Until now the legislative requirements provided little by way of identifying specific provisions for people with disabilities and emergency egress, with the exception of items such as wider and shorter egress paths in buildings such as aged care facilities and hospitals. Where lifts have been used in emergency situations they have generally been for emergency services only, leaving stair only access from all floors other than those directly connected to external ground levels.
People with mobility impairments, who are unable to use stairs, have therefore effectively been exposed to the immediate hazard while all other occupants have a means of escape from the source.
International Standards have long existed providing more holistic and functional solutions for a more diverse group of occupants. These included items such as visual and other auxiliary alarms; resting places along accessible egress paths; suitable way finding strategies; the use of lifts and the incorporation of fire and smoke isolated areas which connect to egress lifts and accessible egress paths. The current form of the Building Code of Australia (BCA) Performance Requirements however often precluded the introduction of such strategies.
ABCB and many other stakeholders have recognised this and through an investigative project aimed to address these issues, are now proposing some significant changes to this year’s BCA to better respond to the needs of people with disabilities.
Among the proposed changes is a new Performance Requirement (DP7) which is intended to facilitate the use of lifts to evacuate occupants from buildings in addition to traditional exits. ‘Deemed to Satisfy’ provisions have not been included to facilitate this change, however the possibility of developing suitable ‘alternative solutions’ now arises and encourages diverse inputs from Fire and Structural Engineers, Architects and Designers, Certifiers as well as Access Consultants.
In their recent BCA 2013 Information Seminars, ABCB have also flagged the publication of an information handbook ‘Lifts Used During Evacuation’ to assist relevant professionals and stakeholders in their development of alternative solutions. This is planned for publication closer to the time of the BCA’s publication (May 2013).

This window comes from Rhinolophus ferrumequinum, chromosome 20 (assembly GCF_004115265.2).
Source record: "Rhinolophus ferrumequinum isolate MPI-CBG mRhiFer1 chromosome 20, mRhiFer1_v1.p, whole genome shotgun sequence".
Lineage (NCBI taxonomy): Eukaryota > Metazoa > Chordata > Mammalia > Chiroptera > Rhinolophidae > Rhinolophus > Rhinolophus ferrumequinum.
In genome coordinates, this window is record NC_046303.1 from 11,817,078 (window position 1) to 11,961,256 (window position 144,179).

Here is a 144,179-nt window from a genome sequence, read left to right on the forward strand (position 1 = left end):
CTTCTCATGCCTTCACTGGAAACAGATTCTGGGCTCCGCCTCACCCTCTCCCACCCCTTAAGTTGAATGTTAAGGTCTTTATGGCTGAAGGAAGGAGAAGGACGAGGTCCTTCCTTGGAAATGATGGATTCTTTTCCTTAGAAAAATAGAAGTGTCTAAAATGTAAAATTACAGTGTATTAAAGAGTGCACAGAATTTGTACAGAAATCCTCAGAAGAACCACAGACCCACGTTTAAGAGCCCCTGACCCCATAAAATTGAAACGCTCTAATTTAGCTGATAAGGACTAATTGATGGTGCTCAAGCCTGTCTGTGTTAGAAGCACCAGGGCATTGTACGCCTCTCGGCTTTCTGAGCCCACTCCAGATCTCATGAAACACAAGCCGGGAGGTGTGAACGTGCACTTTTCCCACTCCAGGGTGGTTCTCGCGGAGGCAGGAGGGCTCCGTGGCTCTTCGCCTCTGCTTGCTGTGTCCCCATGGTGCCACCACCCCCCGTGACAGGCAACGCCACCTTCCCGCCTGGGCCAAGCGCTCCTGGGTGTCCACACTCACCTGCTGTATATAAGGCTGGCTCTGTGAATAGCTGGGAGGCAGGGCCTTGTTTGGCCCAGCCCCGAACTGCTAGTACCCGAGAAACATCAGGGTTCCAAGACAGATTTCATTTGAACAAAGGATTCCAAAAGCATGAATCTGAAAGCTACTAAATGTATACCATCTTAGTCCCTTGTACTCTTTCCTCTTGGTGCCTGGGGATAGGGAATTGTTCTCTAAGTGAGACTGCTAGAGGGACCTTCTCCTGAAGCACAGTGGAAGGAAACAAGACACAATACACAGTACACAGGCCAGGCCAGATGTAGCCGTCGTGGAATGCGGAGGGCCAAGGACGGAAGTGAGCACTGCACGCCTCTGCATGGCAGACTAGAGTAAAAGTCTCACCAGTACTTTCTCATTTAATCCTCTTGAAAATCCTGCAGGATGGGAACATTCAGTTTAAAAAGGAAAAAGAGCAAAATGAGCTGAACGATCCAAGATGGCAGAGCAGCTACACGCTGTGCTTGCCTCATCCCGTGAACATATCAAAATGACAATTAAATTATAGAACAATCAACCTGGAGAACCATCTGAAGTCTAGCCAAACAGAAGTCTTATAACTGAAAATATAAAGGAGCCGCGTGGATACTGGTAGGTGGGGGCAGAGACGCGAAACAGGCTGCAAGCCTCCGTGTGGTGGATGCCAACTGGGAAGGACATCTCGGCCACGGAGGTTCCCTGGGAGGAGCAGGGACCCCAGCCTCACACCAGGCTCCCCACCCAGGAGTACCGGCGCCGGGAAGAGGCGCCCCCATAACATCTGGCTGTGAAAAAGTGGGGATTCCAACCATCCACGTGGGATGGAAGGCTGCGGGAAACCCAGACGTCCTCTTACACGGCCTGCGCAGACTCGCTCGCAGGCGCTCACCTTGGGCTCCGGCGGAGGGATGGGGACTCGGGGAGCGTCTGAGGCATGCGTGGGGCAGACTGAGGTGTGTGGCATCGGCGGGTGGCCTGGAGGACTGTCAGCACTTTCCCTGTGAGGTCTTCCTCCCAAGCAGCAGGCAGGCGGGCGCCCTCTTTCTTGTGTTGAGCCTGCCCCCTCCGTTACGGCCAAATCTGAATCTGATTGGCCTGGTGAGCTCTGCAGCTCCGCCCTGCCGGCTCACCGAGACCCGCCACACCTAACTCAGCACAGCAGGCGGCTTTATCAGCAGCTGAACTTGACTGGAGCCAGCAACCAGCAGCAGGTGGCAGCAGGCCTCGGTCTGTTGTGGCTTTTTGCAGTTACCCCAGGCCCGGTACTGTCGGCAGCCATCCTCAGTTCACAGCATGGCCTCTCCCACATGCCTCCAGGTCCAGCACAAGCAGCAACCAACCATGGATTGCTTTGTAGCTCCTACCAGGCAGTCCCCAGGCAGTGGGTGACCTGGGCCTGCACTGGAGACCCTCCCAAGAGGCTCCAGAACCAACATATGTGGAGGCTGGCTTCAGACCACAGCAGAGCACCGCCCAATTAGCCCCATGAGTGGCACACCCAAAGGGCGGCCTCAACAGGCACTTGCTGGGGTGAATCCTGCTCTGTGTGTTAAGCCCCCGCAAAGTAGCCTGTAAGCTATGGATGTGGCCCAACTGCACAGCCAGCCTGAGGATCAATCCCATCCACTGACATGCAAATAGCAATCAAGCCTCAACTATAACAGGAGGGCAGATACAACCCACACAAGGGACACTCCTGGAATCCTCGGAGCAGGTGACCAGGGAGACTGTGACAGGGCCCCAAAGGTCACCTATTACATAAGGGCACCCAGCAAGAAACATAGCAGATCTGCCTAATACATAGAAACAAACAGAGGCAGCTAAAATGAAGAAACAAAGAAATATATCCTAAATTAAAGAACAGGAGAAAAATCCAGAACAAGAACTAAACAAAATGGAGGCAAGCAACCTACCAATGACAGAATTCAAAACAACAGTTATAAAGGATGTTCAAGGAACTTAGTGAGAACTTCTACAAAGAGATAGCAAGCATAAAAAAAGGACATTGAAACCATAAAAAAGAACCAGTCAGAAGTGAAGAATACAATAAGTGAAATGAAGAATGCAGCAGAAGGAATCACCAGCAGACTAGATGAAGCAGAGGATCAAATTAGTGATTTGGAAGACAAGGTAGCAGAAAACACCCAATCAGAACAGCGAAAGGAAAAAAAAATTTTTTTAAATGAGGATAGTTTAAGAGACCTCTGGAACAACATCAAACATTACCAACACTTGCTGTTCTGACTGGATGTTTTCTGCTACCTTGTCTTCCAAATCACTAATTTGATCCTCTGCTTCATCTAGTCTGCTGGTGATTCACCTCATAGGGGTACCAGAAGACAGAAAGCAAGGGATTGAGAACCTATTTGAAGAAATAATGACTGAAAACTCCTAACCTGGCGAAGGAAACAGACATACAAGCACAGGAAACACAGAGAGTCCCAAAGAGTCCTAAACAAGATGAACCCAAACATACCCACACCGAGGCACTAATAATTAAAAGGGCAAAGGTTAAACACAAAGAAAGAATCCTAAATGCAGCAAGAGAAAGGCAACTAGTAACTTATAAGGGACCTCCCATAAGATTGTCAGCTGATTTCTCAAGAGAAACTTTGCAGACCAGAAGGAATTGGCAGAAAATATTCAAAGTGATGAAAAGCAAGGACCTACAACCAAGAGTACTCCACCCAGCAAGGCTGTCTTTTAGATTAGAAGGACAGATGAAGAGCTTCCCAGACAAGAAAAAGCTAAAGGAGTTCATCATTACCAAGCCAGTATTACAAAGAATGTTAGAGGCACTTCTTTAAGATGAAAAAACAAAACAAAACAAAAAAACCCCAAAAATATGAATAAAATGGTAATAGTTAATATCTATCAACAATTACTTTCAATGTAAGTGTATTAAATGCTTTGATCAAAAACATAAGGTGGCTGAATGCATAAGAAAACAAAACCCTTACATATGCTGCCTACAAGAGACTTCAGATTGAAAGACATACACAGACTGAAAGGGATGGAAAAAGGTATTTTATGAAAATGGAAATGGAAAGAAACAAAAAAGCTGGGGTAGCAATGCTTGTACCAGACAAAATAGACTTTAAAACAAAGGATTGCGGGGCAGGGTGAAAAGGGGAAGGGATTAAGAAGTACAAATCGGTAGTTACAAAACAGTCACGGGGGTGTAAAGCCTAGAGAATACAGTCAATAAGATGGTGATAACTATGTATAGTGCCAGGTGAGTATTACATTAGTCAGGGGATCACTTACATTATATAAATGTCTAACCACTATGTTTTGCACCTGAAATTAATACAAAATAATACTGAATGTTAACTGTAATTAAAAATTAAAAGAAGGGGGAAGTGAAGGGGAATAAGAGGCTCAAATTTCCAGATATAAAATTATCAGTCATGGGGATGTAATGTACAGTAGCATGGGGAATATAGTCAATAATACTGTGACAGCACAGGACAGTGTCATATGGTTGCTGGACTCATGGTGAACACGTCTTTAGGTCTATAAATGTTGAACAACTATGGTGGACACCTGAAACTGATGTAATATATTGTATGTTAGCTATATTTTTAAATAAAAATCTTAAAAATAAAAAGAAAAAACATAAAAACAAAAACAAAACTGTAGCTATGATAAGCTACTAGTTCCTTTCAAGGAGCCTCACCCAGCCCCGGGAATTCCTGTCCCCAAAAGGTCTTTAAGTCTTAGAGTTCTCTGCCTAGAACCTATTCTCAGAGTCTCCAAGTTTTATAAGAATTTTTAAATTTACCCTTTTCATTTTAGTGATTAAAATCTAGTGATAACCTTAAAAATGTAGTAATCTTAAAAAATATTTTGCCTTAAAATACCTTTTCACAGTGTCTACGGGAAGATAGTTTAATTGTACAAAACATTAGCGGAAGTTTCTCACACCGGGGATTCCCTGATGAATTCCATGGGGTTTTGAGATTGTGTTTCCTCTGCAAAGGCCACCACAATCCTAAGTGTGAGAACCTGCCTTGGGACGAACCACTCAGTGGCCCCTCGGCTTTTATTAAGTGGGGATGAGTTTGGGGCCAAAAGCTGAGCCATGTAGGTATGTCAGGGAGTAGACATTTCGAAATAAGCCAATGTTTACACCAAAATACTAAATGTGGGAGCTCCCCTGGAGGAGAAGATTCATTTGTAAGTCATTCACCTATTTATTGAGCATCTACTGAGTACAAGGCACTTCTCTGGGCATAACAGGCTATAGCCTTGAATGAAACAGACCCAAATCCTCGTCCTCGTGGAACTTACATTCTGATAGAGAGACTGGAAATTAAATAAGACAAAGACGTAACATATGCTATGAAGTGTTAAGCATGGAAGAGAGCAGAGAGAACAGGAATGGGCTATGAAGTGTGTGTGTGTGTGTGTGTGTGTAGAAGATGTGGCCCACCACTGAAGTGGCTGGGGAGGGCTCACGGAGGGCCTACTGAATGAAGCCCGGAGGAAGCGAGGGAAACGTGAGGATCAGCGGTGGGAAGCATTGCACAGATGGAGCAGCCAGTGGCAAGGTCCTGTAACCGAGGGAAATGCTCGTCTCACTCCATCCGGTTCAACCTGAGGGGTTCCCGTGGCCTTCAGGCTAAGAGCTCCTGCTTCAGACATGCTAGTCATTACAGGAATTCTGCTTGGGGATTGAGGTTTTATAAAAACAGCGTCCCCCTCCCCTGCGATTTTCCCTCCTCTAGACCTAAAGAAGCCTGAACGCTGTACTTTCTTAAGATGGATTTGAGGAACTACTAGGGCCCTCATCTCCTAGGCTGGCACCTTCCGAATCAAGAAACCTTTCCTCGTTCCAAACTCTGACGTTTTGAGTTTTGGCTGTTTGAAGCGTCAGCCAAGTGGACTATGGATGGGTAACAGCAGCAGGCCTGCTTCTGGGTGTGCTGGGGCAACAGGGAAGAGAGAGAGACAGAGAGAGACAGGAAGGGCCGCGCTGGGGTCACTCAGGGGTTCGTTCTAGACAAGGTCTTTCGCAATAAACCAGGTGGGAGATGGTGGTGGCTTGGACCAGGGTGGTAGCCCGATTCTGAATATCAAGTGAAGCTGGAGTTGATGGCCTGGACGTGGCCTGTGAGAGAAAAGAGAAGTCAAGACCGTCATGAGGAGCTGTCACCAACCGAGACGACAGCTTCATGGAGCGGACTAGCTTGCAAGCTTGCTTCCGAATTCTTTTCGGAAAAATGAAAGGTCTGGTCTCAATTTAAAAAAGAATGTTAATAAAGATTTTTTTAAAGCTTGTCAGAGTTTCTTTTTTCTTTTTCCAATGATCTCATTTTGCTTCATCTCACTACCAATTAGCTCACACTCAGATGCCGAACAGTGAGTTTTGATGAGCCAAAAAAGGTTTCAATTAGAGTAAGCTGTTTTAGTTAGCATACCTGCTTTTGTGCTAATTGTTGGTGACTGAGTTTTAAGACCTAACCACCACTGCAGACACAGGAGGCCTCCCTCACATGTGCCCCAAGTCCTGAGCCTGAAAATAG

A number of ‘Deemed to Satisfy’ provisions are set to also be included to further address the accessibility of exits for egress. These include:
- Doors to egress paths were previously allowed to provide a 190mm threshold, these will now be required to provide a compliant (i.e. AS 1428.1:2009) threshold ramp or step ramp;
- Stair and ramp exits serving accessible areas will now require at least one AS 1428.1:2009 compliant handrail;
- Door furniture to egress doors will now be required to be accessible and located at a height of 900mm to 1200mm above the finished floor level;
- Braille and tactile signage will be required to identify exit doors and the associated Specification (D3.6) will also be amended to clarify the location of these signs.
The BCA is published in May each year, and all buildings designed after this date will of course need to implement the aforementioned requirements. These changes represent a significant step forward for people with disabilities and the comfort and dignity afforded to them in buildings intended for the public.
Hopefully unsettling anecdotes of people being transferred from their wheelchairs and left at the top of evacuation chairs will be a thing of the past, and all occupants are better able to evacuate buildings on an equivalent basis, without the external assistance of emergency services.